Listener class is empty?

Discussion in 'Spigot Plugin Development' started by Strainj1, May 26, 2017.

  1. ok so I've hit another snag - I found the following code to set up an Event Listener , but i can't seem to make Listener work

    Code (Text):

          import org.bukkit.event.Listener;

          public class MyListener implements Listener {
                @Override
                public void onEnable() {
                        getServer().getPluginManager().registerEvents(new MyListener(), this);
                }
          }
     
    Eclipse tells me that onEnable must override a supertype method - so I understand that to mean that Listerner needs to have a method called onEnable in it, in order to overwrite it - fair enough.... so I open the Listener class to see what i did wrong - and it seems to be empty, no methods or anything :

    Code (Text):

            package org.bukkit.event;

            /**
            * Simple interface for tagging all EventListeners
            */
            public interface Listener {}
     

    so it's almost like Listener doesn't even exist? There are no methods available when i open it - so maybe i don't have it implemented properly? - Odd cause the rest of the bukkit libraries seem to work fine? And Listener even comes up as a valid class to use, just with no methods....
     
  2. Choco

    Moderator

    It's because Listener is used to identify that your class is listening for events. It provides no methods that need to be implemented. The only reason it exists is to hold an instance of it through the use of Polymorphism with the rest of the listeners :D If you want access to onEnable(), your main class must extend JavaPlugin as well.
     
    • Like Like x 1
  3. Also, to explain, Eclipse is telling you that to override a method, there has to be a "supertype" method (a method of the same name and arguments in the super class, which in this case is Listener since it is being implemented). There is no such method as "onEnable" in the Listener class, and there is your error. "onEnable" is a method only of the JavaPlugin super class (when you extend it with your main class) and is why it works there and only there.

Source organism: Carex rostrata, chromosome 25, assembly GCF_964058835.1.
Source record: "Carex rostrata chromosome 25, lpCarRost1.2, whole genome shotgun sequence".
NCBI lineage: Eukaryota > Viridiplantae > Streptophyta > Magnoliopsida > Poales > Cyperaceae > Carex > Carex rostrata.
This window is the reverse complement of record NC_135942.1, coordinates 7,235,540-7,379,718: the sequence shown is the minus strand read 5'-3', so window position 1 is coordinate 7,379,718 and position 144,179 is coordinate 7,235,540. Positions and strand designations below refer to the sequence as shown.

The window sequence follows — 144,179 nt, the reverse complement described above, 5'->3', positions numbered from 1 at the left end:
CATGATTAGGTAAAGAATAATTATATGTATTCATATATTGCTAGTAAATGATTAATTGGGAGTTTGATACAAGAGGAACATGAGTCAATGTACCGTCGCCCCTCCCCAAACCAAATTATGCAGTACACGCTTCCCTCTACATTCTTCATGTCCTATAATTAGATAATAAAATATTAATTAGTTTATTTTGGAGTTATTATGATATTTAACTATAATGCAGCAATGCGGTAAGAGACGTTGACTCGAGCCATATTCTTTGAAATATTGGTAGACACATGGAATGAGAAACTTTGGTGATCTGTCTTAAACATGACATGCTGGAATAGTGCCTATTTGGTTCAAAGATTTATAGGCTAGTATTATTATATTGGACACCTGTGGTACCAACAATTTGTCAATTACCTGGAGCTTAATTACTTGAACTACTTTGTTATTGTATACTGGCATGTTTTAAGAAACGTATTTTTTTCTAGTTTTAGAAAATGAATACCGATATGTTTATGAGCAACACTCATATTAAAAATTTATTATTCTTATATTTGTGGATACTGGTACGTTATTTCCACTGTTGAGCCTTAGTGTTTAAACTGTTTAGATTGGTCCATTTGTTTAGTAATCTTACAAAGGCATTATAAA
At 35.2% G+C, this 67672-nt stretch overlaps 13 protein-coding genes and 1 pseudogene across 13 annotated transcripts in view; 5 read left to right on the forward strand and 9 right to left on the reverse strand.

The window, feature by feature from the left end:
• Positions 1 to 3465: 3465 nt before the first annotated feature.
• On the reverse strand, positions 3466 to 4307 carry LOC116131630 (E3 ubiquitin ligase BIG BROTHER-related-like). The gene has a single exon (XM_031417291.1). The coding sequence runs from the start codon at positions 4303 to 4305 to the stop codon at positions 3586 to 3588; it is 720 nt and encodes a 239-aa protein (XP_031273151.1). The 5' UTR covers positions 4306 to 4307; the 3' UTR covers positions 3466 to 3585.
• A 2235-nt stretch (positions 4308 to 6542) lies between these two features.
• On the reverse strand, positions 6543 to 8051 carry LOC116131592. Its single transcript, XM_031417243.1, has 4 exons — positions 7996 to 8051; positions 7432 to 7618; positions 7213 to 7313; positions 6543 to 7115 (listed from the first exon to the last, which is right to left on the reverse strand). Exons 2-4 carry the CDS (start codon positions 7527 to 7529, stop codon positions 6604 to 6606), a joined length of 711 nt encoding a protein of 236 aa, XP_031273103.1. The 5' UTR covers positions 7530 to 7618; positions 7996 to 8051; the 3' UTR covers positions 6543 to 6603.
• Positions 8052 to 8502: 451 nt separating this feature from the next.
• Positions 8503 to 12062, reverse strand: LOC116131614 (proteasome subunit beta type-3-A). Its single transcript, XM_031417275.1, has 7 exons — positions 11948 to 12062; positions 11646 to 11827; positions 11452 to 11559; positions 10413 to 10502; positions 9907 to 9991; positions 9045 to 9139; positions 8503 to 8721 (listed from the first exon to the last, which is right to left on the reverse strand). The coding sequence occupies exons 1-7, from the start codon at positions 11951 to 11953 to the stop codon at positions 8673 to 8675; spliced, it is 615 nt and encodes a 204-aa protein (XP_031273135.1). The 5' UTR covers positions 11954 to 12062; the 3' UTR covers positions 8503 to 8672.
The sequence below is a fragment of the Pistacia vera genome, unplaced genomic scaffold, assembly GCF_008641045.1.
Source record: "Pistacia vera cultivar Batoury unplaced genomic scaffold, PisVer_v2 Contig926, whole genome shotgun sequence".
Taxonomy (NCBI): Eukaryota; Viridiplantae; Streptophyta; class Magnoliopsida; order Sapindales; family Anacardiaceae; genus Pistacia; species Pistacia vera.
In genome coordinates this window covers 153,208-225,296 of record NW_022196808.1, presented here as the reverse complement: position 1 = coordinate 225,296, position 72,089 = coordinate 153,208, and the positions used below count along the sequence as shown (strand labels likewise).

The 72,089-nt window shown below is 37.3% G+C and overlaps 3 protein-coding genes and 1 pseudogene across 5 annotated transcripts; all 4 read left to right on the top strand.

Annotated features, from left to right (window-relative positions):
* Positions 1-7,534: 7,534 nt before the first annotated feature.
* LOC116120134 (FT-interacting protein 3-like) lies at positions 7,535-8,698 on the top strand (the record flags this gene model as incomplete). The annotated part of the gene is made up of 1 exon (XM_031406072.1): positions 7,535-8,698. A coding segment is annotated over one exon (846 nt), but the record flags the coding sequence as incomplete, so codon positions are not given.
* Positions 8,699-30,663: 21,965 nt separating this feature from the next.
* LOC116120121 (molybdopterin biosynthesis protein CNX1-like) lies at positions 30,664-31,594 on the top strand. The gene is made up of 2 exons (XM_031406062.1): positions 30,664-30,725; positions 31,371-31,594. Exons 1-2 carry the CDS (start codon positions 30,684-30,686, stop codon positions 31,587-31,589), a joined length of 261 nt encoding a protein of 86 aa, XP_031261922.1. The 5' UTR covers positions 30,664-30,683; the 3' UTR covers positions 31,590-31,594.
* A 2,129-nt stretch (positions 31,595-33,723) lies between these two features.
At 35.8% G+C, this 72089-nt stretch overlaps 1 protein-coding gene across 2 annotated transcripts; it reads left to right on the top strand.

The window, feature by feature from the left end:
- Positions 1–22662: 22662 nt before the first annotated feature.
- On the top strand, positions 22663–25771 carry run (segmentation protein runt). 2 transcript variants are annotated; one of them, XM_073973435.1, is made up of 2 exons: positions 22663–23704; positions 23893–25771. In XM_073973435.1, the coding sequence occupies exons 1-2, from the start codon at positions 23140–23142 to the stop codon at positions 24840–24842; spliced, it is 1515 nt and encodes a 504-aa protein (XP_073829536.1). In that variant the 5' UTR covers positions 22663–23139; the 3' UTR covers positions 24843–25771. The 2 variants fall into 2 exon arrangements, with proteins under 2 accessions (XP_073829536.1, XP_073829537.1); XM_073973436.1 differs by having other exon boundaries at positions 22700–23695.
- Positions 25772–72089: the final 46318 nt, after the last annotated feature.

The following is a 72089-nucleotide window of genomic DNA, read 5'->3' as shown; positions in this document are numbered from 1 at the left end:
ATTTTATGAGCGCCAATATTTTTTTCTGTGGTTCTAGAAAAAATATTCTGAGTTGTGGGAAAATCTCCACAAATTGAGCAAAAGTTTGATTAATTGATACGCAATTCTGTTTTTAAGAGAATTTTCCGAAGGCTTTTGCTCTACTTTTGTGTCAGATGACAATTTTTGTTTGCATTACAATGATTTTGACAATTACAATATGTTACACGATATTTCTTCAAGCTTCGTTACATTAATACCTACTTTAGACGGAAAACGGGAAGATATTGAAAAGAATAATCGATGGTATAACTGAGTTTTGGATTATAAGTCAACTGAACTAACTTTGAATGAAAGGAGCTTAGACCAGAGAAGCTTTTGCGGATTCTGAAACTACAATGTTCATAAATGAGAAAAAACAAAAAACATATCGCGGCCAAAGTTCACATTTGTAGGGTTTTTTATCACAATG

4. The listeners in Main class dont work you need create a other class to use Events
     
  5. long story short, you need to extend JavaPlugin.
     
  6. ok so i have changed the class to

    Code (Text):
    import java.io.Console;

    import org.bukkit.Bukkit;
    import org.bukkit.event.Listener;
    import org.bukkit.plugin.java.JavaPlugin;

    public class MyListener extends JavaPlugin implements Listener {
        @Override
        public void onEnable() {
            getServer().getPluginManager().registerEvents(new MyListener(), this);
         
            Bukkit.broadcastMessage("This is a global broadcast message");
         
        }
    }
    which has taken away my errors.

    So if i'm understanding correctly, Listener just detects usage of the particular object it has been implemented on? - So if this is the case, how do i make the main class talk to this? - how do i run things? from what i can tell - i can only make the main JavaPlugin do things using methods like onEnable and onCommand - but how do i "listen" to events, such as a player moving, or breaking a block or killing an animal or whatever....

    I was hoping that creating an instance of MyListener onEnable of the main class would do something, but it did not.

    Code (Text):

    public class main extends JavaPlugin{
        @Override
        public void onEnable() {
          MyListener listener = new MyListener();
        }

        @Override
        public void onDisable() {